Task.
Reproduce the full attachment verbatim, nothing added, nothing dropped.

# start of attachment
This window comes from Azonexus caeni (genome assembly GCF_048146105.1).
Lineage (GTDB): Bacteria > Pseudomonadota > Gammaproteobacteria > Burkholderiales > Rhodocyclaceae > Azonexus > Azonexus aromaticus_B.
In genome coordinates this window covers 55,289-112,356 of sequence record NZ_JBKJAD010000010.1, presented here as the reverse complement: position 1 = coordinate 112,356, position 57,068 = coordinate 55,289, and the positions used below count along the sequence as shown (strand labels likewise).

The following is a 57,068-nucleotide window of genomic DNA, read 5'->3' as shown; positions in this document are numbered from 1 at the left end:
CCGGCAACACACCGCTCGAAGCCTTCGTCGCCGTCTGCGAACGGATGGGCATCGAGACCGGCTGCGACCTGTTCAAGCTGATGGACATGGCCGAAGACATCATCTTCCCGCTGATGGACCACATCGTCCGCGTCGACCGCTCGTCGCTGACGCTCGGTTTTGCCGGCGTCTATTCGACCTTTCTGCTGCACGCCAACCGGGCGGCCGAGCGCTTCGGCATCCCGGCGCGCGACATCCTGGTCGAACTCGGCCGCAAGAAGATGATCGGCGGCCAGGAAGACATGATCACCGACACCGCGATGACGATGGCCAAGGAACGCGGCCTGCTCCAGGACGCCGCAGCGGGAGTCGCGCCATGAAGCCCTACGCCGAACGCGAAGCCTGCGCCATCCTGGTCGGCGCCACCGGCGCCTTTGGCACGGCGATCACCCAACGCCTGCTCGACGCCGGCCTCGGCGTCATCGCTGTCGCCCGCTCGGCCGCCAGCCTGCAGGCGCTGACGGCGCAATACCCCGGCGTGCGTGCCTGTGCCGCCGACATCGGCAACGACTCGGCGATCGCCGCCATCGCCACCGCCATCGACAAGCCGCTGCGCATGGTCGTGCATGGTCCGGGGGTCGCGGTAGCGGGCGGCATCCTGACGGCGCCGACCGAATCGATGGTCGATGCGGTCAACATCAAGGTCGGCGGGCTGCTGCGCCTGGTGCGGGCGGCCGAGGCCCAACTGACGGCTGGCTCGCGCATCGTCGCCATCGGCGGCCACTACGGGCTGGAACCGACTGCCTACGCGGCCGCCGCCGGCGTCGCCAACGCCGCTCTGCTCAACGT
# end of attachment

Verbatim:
This window comes from Azonexus caeni (genome assembly GCF_048146105.1).
Lineage (GTDB): Bacteria > Pseudomonadota > Gammaproteobacteria > Burkholderiales > Rhodocyclaceae > Azonexus > Azonexus aromaticus_B.
In genome coordinates this window covers 55,289-112,356 of sequence record NZ_JBKJAD010000010.1, presented here as the reverse complement: position 1 = coordinate 112,356, position 57,068 = coordinate 55,289, and the positions used below count along the sequence as shown (strand labels likewise).

The following is a 57,068-nucleotide window of genomic DNA, read 5'->3' as shown; positions in this document are numbered from 1 at the left end:
CCGGCAACACACCGCTCGAAGCCTTCGTCGCCGTCTGCGAACGGATGGGCATCGAGACCGGCTGCGACCTGTTCAAGCTGATGGACATGGCCGAAGACATCATCTTCCCGCTGATGGACCACATCGTCCGCGTCGACCGCTCGTCGCTGACGCTCGGTTTTGCCGGCGTCTATTCGACCTTTCTGCTGCACGCCAACCGGGCGGCCGAGCGCTTCGGCATCCCGGCGCGCGACATCCTGGTCGAACTCGGCCGCAAGAAGATGATCGGCGGCCAGGAAGACATGATCACCGACACCGCGATGACGATGGCCAAGGAACGCGGCCTGCTCCAGGACGCCGCAGCGGGAGTCGCGCCATGAAGCCCTACGCCGAACGCGAAGCCTGCGCCATCCTGGTCGGCGCCACCGGCGCCTTTGGCACGGCGATCACCCAACGCCTGCTCGACGCCGGCCTCGGCGTCATCGCTGTCGCCCGCTCGGCCGCCAGCCTGCAGGCGCTGACGGCGCAATACCCCGGCGTGCGTGCCTGTGCCGCCGACATCGGCAACGACTCGGCGATCGCCGCCATCGCCACCGCCATCGACAAGCCGCTGCGCATGGTCGTGCATGGTCCGGGGGTCGCGGTAGCGGGCGGCATCCTGACGGCGCCGACCGAATCGATGGTCGATGCGGTCAACATCAAGGTCGGCGGGCTGCTGCGCCTGGTGCGGGCGGCCGAGGCCCAACTGACGGCTGGCTCGCGCATCGTCGCCATCGGCGGCCACTACGGGCTGGAACCGACTGCCTACGCGGCCGCCGCCGGCGTCGCCAACGCCGCTCTGCTCAACGT